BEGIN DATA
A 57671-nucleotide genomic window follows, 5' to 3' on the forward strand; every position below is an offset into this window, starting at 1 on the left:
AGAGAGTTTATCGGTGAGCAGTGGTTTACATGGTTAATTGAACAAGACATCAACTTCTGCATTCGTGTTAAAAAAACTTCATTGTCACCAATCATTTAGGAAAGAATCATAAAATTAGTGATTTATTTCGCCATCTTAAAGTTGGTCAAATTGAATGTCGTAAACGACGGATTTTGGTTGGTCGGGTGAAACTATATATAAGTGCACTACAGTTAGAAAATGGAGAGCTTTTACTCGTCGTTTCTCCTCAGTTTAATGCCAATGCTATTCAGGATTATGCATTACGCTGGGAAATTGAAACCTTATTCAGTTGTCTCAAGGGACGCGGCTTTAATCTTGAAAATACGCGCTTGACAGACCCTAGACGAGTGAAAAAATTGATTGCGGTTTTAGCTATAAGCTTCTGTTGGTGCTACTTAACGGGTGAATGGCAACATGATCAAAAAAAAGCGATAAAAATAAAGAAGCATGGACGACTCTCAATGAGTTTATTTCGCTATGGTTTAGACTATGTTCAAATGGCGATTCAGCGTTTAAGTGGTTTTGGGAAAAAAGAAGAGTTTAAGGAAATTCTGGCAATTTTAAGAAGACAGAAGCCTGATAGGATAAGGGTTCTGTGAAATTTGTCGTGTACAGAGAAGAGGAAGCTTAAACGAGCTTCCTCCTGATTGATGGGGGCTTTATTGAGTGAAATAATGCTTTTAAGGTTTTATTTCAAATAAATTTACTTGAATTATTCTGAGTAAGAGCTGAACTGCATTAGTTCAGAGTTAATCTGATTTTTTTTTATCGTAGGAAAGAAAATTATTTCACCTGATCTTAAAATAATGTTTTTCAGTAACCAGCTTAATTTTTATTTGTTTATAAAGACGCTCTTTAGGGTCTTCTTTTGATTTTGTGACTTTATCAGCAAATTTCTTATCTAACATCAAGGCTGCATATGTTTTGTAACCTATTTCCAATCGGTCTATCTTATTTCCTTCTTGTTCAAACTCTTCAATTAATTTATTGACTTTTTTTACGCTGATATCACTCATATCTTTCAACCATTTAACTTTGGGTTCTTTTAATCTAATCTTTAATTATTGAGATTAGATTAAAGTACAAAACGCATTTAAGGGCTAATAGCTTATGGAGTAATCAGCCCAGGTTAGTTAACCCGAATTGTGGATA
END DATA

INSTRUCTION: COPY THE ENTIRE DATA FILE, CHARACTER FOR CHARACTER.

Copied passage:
A 57671-nucleotide genomic window follows, 5' to 3' on the forward strand; every position below is an offset into this window, starting at 1 on the left:
AGAGAGTTTATCGGTGAGCAGTGGTTTACATGGTTAATTGAACAAGACATCAACTTCTGCATTCGTGTTAAAAAAACTTCATTGTCACCAATCATTTAGGAAAGAATCATAAAATTAGTGATTTATTTCGCCATCTTAAAGTTGGTCAAATTGAATGTCGTAAACGACGGATTTTGGTTGGTCGGGTGAAACTATATATAAGTGCACTACAGTTAGAAAATGGAGAGCTTTTACTCGTCGTTTCTCCTCAGTTTAATGCCAATGCTATTCAGGATTATGCATTACGCTGGGAAATTGAAACCTTATTCAGTTGTCTCAAGGGACGCGGCTTTAATCTTGAAAATACGCGCTTGACAGACCCTAGACGAGTGAAAAAATTGATTGCGGTTTTAGCTATAAGCTTCTGTTGGTGCTACTTAACGGGTGAATGGCAACATGATCAAAAAAAAGCGATAAAAATAAAGAAGCATGGACGACTCTCAATGAGTTTATTTCGCTATGGTTTAGACTATGTTCAAATGGCGATTCAGCGTTTAAGTGGTTTTGGGAAAAAAGAAGAGTTTAAGGAAATTCTGGCAATTTTAAGAAGACAGAAGCCTGATAGGATAAGGGTTCTGTGAAATTTGTCGTGTACAGAGAAGAGGAAGCTTAAACGAGCTTCCTCCTGATTGATGGGGGCTTTATTGAGTGAAATAATGCTTTTAAGGTTTTATTTCAAATAAATTTACTTGAATTATTCTGAGTAAGAGCTGAACTGCATTAGTTCAGAGTTAATCTGATTTTTTTTTATCGTAGGAAAGAAAATTATTTCACCTGATCTTAAAATAATGTTTTTCAGTAACCAGCTTAATTTTTATTTGTTTATAAAGACGCTCTTTAGGGTCTTCTTTTGATTTTGTGACTTTATCAGCAAATTTCTTATCTAACATCAAGGCTGCATATGTTTTGTAACCTATTTCCAATCGGTCTATCTTATTTCCTTCTTGTTCAAACTCTTCAATTAATTTATTGACTTTTTTTACGCTGATATCACTCATATCTTTCAACCATTTAACTTTGGGTTCTTTTAATCTAATCTTTAATTATTGAGATTAGATTAAAGTACAAAACGCATTTAAGGGCTAATAGCTTATGGAGTAATCAGCCCAGGTTAGTTAACCCGAATTGTGGATA